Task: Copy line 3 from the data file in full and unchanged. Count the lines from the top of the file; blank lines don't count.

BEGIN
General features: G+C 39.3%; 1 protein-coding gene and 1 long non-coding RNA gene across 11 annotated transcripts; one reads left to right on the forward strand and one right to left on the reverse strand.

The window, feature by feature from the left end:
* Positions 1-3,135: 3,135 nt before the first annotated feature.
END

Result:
* Positions 1-3,135: 3,135 nt before the first annotated feature.